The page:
I sense that, deep down, the Minister knows that he is on a sticky wicket and that the programme motion is not really adequate for debating the issues before the House.
As the Whip responsible for this Bill, my hon. Friend Mark Tami, and his colleagues, would have accepted the programme motion had we not had, as Mr Hollobone said, three hours of statements, which have taken us up to 6.41 pm. This Bill determines the very important issues of DNA that my right hon. Friend Alan Johnson wishes to discuss, and those discussions will reach their conclusion at 8.30 pm. Although I disagree with him on those issues, I support his right to say what he wishes about his concerns. The concerns of Mr Leigh on public order issues will not be debated at all because the programme motion means that we will run out of time. However, I cannot support the hon. Gentleman if he presses his amendment to a vote, for the simple reason that it would knock out the business of my right hon. Friend the Member for Kingston upon Hull West and Hessle regarding the important issues of DNA.
On reflection, the Minister will know that this is an inadequate programme motion that requires an 8.30 pm completion time for important issues of life and death, which is what DNA is about. It is about the prevention of crime, the security of our citizens, and ensuring that our citizens can walk safely, free of fear of crime. Those issues will not be debated at the length that my right hon. Friend wishes. We have had debates in the past when I have sat where the Minister sits and he has sat where I am now. I suspect that if I had come along this evening with a programme motion that provided for one hour and 45 minutes—potentially even one hour and 15 minutes—on DNA, he would be standing here saying what I am saying. As a Minister, I moved programme motions from the Government Front Bench just as the Minister has; I know and respect that fact. I am not averse to programme motions. My hon. Friends the Whips are not averse to programme motions, and, in the past, the Labour Government introduced programme motions. However, there has to be an element of fairness about them. We cannot support a programme motion that gives us, potentially, one hour and 15 minutes on the life and death issue of DNA and upsets the hon. Member for Gainsborough because he is not having a debate at all.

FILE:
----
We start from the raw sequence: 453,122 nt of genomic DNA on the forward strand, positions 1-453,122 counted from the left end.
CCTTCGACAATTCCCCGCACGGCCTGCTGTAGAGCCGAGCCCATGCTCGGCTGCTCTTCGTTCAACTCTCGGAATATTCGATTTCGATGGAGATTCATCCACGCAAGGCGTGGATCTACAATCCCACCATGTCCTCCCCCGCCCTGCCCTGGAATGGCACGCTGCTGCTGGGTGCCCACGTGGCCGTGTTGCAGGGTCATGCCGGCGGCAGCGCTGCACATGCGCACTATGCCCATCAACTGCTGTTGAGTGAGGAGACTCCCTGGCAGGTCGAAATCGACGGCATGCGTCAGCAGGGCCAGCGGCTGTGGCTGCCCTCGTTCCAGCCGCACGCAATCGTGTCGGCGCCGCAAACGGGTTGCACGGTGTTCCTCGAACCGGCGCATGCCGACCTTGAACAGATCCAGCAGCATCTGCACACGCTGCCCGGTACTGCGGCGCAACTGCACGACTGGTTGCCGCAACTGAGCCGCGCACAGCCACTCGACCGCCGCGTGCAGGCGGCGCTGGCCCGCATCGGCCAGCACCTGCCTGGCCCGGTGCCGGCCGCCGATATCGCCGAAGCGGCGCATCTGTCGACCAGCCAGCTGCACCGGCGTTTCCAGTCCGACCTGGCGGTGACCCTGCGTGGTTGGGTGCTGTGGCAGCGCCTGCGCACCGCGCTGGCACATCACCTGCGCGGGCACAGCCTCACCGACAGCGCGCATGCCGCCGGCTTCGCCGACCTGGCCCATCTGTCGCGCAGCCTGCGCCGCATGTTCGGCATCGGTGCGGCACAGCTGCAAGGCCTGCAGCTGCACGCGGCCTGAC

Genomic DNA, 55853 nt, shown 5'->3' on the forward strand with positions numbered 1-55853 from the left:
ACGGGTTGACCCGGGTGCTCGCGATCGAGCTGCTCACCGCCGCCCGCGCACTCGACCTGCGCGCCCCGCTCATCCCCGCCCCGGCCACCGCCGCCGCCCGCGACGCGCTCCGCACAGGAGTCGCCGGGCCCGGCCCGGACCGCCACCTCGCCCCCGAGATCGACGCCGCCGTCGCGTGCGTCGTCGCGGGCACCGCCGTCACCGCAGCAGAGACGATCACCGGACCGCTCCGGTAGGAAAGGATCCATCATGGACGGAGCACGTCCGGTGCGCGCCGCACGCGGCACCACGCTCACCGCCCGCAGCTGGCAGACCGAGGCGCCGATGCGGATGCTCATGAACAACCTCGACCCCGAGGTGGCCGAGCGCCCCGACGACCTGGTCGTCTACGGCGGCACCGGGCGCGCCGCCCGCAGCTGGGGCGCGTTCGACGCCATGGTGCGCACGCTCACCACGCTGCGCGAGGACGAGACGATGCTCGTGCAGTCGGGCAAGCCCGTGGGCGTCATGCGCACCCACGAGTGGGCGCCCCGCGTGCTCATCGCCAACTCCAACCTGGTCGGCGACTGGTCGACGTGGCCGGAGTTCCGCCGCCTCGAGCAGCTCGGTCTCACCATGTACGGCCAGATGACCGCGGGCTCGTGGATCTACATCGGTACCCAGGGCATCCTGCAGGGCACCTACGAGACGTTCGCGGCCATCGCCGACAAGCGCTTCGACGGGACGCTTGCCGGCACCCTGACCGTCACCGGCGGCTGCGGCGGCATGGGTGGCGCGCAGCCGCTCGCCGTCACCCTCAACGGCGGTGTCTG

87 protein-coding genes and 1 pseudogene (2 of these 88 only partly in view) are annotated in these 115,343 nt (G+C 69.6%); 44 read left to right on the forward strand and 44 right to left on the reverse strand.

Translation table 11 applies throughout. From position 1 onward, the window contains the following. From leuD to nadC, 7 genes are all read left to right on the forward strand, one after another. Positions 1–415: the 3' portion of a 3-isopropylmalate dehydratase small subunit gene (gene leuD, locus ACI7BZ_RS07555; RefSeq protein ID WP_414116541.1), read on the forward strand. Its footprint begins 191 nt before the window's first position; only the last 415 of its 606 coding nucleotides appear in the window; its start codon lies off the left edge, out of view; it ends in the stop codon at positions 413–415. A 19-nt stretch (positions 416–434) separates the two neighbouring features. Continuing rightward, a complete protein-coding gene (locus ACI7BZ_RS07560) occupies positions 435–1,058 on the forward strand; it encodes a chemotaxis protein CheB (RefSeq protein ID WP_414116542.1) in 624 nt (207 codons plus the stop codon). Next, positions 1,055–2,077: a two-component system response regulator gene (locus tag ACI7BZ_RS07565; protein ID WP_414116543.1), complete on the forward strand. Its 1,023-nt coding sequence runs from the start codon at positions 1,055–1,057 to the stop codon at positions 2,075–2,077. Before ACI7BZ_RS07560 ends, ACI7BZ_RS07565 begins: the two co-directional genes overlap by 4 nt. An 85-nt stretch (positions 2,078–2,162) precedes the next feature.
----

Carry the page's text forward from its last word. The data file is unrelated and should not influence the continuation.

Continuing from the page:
If I had moved that programme motion tonight, the Minister would have opposed it. If I had spoken as he has tonight, he would have opposed it. He will vote for it tonight, but he knows that he would vote against it if he were in my place. In fairness to the Opposition, he should allow time for this debate and reflect on the programme motion. Mr Bone made some sensible points, and we could have further discussions based on those. There is no problem with that. I will happily consider a small Adjournment of the House if Ministers want to discuss this with my hon. Friend Mr Campbell. He is an amenable chap. We have worked together in the Home Office and we know about these matters, and he will help us to reach a conclusion.
It is not acceptable to have these major issues debated in this way and rushed through the House. We did not do that when the Minister opposed our proposals on DNA, which were fair and responsible. He needs to reflect on that. If he does not, then I cannot support the hon. Member for Gainsborough for the reasons I have outlined, as much as I wish him to have his say, but I will certainly not support the programme motion, and I ask my hon. Friends to vote against it.